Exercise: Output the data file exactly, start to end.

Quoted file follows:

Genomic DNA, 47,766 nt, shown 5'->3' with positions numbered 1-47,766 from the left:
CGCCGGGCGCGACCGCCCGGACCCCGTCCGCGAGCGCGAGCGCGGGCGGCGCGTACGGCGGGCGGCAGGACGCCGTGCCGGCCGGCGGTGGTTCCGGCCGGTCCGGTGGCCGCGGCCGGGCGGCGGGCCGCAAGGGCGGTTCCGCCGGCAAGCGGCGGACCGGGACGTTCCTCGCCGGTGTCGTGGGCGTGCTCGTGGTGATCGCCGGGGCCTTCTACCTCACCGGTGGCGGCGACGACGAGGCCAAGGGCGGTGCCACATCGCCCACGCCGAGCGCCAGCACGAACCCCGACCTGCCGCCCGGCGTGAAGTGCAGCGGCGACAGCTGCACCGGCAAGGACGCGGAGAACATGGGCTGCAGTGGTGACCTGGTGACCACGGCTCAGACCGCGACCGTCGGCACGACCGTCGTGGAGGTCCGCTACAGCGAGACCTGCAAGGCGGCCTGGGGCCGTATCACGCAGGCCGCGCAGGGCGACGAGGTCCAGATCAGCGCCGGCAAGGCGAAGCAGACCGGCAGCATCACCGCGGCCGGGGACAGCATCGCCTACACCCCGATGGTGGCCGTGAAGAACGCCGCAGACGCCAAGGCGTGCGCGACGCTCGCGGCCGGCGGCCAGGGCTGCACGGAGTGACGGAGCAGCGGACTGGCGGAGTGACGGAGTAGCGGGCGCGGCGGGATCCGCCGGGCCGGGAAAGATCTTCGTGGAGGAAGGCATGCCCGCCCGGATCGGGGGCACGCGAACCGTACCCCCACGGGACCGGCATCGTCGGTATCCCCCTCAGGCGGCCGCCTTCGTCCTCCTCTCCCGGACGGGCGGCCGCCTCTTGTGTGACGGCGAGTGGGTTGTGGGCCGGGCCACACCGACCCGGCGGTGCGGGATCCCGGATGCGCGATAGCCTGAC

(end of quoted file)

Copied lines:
Genomic DNA, 47,766 nt, shown 5'->3' with positions numbered 1-47,766 from the left:
CGCCGGGCGCGACCGCCCGGACCCCGTCCGCGAGCGCGAGCGCGGGCGGCGCGTACGGCGGGCGGCAGGACGCCGTGCCGGCCGGCGGTGGTTCCGGCCGGTCCGGTGGCCGCGGCCGGGCGGCGGGCCGCAAGGGCGGTTCCGCCGGCAAGCGGCGGACCGGGACGTTCCTCGCCGGTGTCGTGGGCGTGCTCGTGGTGATCGCCGGGGCCTTCTACCTCACCGGTGGCGGCGACGACGAGGCCAAGGGCGGTGCCACATCGCCCACGCCGAGCGCCAGCACGAACCCCGACCTGCCGCCCGGCGTGAAGTGCAGCGGCGACAGCTGCACCGGCAAGGACGCGGAGAACATGGGCTGCAGTGGTGACCTGGTGACCACGGCTCAGACCGCGACCGTCGGCACGACCGTCGTGGAGGTCCGCTACAGCGAGACCTGCAAGGCGGCCTGGGGCCGTATCACGCAGGCCGCGCAGGGCGACGAGGTCCAGATCAGCGCCGGCAAGGCGAAGCAGACCGGCAGCATCACCGCGGCCGGGGACAGCATCGCCTACACCCCGATGGTGGCCGTGAAGAACGCCGCAGACGCCAAGGCGTGCGCGACGCTCGCGGCCGGCGGCCAGGGCTGCACGGAGTGACGGAGCAGCGGACTGGCGGAGTGACGGAGTAGCGGGCGCGGCGGGATCCGCCGGGCCGGGAAAGATCTTCGTGGAGGAAGGCATGCCCGCCCGGATCGGGGGCACGCGAACCGTACCCCCACGGGACCGGCATCGTCGGTATCCCCCTCAGGCGGCCGCCTTCGTCCTCCTCTCCCGGACGGGCGGCCGCCTCTTGTGTGACGGCGAGTGGGTTGTGGGCCGGGCCACACCGACCCGGCGGTGCGGGATCCCGGATGCGCGATAGCCTGAC